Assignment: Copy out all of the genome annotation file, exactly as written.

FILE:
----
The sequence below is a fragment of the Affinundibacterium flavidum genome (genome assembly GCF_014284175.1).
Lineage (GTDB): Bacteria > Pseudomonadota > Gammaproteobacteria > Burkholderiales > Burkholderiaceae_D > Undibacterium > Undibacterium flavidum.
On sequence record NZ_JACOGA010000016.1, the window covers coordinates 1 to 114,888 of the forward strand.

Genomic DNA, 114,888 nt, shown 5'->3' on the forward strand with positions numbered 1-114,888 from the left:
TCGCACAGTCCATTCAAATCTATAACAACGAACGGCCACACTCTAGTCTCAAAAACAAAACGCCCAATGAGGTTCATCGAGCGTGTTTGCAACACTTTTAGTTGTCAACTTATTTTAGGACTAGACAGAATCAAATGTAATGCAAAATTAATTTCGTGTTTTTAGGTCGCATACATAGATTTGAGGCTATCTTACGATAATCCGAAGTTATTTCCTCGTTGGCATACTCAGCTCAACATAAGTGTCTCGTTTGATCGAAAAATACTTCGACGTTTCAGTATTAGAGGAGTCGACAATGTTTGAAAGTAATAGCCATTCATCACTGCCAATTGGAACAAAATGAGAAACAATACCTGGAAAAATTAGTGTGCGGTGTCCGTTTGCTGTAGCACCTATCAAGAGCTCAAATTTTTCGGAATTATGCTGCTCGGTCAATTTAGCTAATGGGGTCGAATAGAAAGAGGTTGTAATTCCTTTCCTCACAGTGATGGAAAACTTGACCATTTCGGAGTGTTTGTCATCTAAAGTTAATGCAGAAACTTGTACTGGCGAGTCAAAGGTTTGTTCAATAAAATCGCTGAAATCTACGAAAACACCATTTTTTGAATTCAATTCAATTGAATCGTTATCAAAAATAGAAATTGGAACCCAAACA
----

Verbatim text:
The sequence below is a fragment of the Affinundibacterium flavidum genome (genome assembly GCF_014284175.1).
Lineage (GTDB): Bacteria > Pseudomonadota > Gammaproteobacteria > Burkholderiales > Burkholderiaceae_D > Undibacterium > Undibacterium flavidum.
On sequence record NZ_JACOGA010000016.1, the window covers coordinates 1 to 114,888 of the forward strand.

Genomic DNA, 114,888 nt, shown 5'->3' on the forward strand with positions numbered 1-114,888 from the left:
TCGCACAGTCCATTCAAATCTATAACAACGAACGGCCACACTCTAGTCTCAAAAACAAAACGCCCAATGAGGTTCATCGAGCGTGTTTGCAACACTTTTAGTTGTCAACTTATTTTAGGACTAGACAGAATCAAATGTAATGCAAAATTAATTTCGTGTTTTTAGGTCGCATACATAGATTTGAGGCTATCTTACGATAATCCGAAGTTATTTCCTCGTTGGCATACTCAGCTCAACATAAGTGTCTCGTTTGATCGAAAAATACTTCGACGTTTCAGTATTAGAGGAGTCGACAATGTTTGAAAGTAATAGCCATTCATCACTGCCAATTGGAACAAAATGAGAAACAATACCTGGAAAAATTAGTGTGCGGTGTCCGTTTGCTGTAGCACCTATCAAGAGCTCAAATTTTTCGGAATTATGCTGCTCGGTCAATTTAGCTAATGGGGTCGAATAGAAAGAGGTTGTAATTCCTTTCCTCACAGTGATGGAAAACTTGACCATTTCGGAGTGTTTGTCATCTAAAGTTAATGCAGAAACTTGTACTGGCGAGTCAAAGGTTTGTTCAATAAAATCGCTGAAATCTACGAAAACACCATTTTTTGAATTCAATTCAATTGAATCGTTATCAAAAATAGAAATTGGAACCCAAACA